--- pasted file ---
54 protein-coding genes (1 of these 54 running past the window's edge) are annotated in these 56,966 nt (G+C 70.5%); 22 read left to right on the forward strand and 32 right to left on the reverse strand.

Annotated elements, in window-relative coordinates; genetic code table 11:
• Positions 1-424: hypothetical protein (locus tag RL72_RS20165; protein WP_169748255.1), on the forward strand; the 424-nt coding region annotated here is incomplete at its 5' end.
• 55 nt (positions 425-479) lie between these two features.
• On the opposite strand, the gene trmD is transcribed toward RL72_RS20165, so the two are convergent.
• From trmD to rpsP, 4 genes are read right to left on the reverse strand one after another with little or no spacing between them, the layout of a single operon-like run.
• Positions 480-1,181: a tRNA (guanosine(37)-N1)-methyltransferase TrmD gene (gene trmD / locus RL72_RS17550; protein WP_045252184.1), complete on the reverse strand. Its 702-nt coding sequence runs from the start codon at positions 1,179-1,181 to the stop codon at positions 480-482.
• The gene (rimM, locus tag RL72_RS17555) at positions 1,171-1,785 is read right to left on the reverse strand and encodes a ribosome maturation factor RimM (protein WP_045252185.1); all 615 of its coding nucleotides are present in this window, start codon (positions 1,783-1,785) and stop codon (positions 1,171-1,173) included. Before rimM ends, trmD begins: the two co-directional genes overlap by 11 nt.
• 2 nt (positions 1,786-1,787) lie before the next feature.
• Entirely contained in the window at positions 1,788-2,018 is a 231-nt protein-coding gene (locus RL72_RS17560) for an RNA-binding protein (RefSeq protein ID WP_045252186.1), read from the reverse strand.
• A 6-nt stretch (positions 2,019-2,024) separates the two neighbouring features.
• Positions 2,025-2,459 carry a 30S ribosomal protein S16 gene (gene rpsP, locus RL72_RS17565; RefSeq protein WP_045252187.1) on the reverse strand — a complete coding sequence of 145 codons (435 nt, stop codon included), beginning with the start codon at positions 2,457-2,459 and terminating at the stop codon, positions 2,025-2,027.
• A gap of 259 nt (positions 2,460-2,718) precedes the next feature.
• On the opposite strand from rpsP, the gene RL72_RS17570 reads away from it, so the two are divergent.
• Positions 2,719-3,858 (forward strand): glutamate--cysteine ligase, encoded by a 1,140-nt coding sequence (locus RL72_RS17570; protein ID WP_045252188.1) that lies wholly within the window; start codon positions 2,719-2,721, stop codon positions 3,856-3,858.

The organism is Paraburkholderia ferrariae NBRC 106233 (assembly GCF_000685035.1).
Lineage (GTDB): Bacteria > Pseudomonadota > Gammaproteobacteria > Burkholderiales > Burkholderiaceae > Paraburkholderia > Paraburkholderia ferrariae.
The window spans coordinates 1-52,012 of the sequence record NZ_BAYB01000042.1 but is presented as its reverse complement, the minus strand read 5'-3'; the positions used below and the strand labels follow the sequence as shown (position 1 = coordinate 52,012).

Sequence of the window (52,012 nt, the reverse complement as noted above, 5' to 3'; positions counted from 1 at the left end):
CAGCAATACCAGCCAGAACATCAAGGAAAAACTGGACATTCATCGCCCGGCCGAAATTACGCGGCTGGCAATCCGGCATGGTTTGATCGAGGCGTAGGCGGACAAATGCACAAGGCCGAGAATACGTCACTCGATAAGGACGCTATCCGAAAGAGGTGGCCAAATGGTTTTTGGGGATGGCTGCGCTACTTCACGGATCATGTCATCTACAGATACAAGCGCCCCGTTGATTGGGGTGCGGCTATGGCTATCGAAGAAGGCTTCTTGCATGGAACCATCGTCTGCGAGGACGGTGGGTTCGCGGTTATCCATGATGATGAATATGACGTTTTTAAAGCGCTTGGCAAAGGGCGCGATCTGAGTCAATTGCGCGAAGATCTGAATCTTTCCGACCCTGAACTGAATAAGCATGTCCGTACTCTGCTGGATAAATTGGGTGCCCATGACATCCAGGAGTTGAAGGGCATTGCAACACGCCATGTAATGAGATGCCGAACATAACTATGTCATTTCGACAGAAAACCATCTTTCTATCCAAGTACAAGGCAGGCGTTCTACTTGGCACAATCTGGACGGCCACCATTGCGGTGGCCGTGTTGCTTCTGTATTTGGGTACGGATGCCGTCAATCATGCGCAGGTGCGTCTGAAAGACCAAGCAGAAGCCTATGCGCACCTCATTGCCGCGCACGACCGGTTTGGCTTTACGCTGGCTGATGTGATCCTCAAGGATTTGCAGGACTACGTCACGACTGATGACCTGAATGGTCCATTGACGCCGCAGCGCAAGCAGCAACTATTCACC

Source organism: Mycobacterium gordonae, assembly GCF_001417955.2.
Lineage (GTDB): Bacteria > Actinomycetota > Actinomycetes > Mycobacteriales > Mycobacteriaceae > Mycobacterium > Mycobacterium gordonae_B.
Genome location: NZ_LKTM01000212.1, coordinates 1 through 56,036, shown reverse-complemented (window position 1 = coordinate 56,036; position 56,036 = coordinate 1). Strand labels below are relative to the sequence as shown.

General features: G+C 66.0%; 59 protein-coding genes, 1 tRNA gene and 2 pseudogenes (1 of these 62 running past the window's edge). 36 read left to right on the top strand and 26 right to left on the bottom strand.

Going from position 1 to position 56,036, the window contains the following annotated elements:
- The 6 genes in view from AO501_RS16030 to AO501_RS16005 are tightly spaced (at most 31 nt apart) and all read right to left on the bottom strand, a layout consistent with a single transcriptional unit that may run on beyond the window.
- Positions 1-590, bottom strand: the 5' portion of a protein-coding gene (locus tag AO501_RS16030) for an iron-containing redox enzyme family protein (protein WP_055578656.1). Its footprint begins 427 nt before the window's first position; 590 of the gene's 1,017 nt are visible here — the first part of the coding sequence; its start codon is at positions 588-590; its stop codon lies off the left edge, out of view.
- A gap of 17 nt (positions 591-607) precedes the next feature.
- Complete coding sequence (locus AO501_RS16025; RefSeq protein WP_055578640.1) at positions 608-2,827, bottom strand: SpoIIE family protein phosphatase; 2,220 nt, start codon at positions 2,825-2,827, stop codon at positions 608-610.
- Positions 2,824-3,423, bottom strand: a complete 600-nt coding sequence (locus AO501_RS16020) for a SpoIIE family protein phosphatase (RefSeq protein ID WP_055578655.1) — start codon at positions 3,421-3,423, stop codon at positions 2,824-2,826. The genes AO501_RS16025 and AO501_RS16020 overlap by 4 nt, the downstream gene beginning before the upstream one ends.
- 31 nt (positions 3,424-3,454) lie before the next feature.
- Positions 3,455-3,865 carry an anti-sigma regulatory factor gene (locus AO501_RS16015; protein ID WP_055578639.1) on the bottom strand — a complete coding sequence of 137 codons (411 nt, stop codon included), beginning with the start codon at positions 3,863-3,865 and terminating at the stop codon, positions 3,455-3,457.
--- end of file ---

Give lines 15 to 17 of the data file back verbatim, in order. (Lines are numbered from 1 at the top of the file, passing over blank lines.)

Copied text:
• Positions 2,719-3,858 (forward strand): glutamate--cysteine ligase, encoded by a 1,140-nt coding sequence (locus RL72_RS17570; protein ID WP_045252188.1) that lies wholly within the window; start codon positions 2,719-2,721, stop codon positions 3,856-3,858.

The organism is Paraburkholderia ferrariae NBRC 106233 (assembly GCF_000685035.1).
Lineage (GTDB): Bacteria > Pseudomonadota > Gammaproteobacteria > Burkholderiales > Burkholderiaceae > Paraburkholderia > Paraburkholderia ferrariae.